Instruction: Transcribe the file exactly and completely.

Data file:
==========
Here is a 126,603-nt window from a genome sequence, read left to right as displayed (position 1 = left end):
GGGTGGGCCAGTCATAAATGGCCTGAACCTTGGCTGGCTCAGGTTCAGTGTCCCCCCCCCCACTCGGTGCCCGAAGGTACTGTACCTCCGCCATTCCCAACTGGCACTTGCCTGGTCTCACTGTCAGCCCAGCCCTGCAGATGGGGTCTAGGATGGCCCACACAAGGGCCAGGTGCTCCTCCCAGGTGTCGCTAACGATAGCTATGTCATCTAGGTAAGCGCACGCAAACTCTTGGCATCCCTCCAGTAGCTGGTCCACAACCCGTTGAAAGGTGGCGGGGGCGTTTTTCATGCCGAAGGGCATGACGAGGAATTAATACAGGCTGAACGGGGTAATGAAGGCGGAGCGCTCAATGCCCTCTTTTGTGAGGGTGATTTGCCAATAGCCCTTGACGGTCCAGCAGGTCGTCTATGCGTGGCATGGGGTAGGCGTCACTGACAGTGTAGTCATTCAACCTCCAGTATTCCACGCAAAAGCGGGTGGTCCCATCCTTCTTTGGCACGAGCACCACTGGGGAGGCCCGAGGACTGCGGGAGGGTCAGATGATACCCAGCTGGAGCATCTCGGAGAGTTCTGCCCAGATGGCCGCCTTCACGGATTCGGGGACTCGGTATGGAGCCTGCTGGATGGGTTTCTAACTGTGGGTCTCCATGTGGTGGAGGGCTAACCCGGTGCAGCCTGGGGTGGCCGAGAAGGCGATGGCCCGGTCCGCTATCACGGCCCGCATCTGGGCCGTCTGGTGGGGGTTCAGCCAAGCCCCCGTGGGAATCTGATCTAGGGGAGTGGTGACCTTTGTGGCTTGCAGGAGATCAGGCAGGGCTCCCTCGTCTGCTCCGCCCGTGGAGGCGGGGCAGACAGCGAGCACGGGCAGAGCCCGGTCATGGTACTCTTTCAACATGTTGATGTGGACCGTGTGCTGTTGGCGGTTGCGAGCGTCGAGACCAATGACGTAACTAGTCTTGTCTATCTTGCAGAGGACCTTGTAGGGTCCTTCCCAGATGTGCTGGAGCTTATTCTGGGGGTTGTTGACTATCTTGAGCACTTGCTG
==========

Here is a 126,603-nt window from a genome sequence, read left to right as displayed (position 1 = left end):
GGGTGGGCCAGTCATAAATGGCCTGAACCTTGGCTGGCTCAGGTTCAGTGTCCCCCCCCCCACTCGGTGCCCGAAGGTACTGTACCTCCGCCATTCCCAACTGGCACTTGCCTGGTCTCACTGTCAGCCCAGCCCTGCAGATGGGGTCTAGGATGGCCCACACAAGGGCCAGGTGCTCCTCCCAGGTGTCGCTAACGATAGCTATGTCATCTAGGTAAGCGCACGCAAACTCTTGGCATCCCTCCAGTAGCTGGTCCACAACCCGTTGAAAGGTGGCGGGGGCGTTTTTCATGCCGAAGGGCATGACGAGGAATTAATACAGGCTGAACGGGGTAATGAAGGCGGAGCGCTCAATGCCCTCTTTTGTGAGGGTGATTTGCCAATAGCCCTTGACGGTCCAGCAGGTCGTCTATGCGTGGCATGGGGTAGGCGTCACTGACAGTGTAGTCATTCAACCTCCAGTATTCCACGCAAAAGCGGGTGGTCCCATCCTTCTTTGGCACGAGCACCACTGGGGAGGCCCGAGGACTGCGGGAGGGTCAGATGATACCCAGCTGGAGCATCTCGGAGAGTTCTGCCCAGATGGCCGCCTTCACGGATTCGGGGACTCGGTATGGAGCCTGCTGGATGGGTTTCTAACTGTGGGTCTCCATGTGGTGGAGGGCTAACCCGGTGCAGCCTGGGGTGGCCGAGAAGGCGATGGCCCGGTCCGCTATCACGGCCCGCATCTGGGCCGTCTGGTGGGGGTTCAGCCAAGCCCCCGTGGGAATCTGATCTAGGGGAGTGGTGACCTTTGTGGCTTGCAGGAGATCAGGCAGGGCTCCCTCGTCTGCTCCGCCCGTGGAGGCGGGGCAGACAGCGAGCACGGGCAGAGCCCGGTCATGGTACTCTTTCAACATGTTGATGTGGACCGTGTGCTGTTGGCGGTTGCGAGCGTCGAGACCAATGACGTAACTAGTCTTGTCTATCTTGCAGAGGACCTTGTAGGGTCCTTCCCAGATGTGCTGGAGCTTATTCTGGGGGTTGTTGACTATCTTGAGCACTTGCTG